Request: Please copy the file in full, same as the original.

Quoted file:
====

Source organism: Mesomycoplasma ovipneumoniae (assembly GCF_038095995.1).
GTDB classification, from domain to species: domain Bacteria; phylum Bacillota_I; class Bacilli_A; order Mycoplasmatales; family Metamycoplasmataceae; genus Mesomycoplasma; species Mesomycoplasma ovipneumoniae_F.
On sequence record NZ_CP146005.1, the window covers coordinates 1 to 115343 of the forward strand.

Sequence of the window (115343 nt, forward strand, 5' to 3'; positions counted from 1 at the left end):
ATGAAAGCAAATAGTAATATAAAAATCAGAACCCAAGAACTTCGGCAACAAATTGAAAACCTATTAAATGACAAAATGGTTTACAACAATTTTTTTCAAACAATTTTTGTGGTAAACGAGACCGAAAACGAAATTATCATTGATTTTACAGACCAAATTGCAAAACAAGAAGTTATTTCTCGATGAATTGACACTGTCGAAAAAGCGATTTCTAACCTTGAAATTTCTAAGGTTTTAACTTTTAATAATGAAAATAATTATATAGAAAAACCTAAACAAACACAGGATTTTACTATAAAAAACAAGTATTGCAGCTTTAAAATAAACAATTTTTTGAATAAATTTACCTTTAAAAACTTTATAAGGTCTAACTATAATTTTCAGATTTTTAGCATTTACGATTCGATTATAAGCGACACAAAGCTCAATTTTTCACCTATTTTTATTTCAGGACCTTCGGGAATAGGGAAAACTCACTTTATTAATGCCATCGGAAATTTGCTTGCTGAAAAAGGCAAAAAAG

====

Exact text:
Source organism: Mesomycoplasma ovipneumoniae (assembly GCF_038095995.1).
GTDB classification, from domain to species: domain Bacteria; phylum Bacillota_I; class Bacilli_A; order Mycoplasmatales; family Metamycoplasmataceae; genus Mesomycoplasma; species Mesomycoplasma ovipneumoniae_F.
On sequence record NZ_CP146005.1, the window covers coordinates 1 to 115343 of the forward strand.

Sequence of the window (115343 nt, forward strand, 5' to 3'; positions counted from 1 at the left end):
ATGAAAGCAAATAGTAATATAAAAATCAGAACCCAAGAACTTCGGCAACAAATTGAAAACCTATTAAATGACAAAATGGTTTACAACAATTTTTTTCAAACAATTTTTGTGGTAAACGAGACCGAAAACGAAATTATCATTGATTTTACAGACCAAATTGCAAAACAAGAAGTTATTTCTCGATGAATTGACACTGTCGAAAAAGCGATTTCTAACCTTGAAATTTCTAAGGTTTTAACTTTTAATAATGAAAATAATTATATAGAAAAACCTAAACAAACACAGGATTTTACTATAAAAAACAAGTATTGCAGCTTTAAAATAAACAATTTTTTGAATAAATTTACCTTTAAAAACTTTATAAGGTCTAACTATAATTTTCAGATTTTTAGCATTTACGATTCGATTATAAGCGACACAAAGCTCAATTTTTCACCTATTTTTATTTCAGGACCTTCGGGAATAGGGAAAACTCACTTTATTAATGCCATCGGAAATTTGCTTGCTGAAAAAGGCAAAAAAG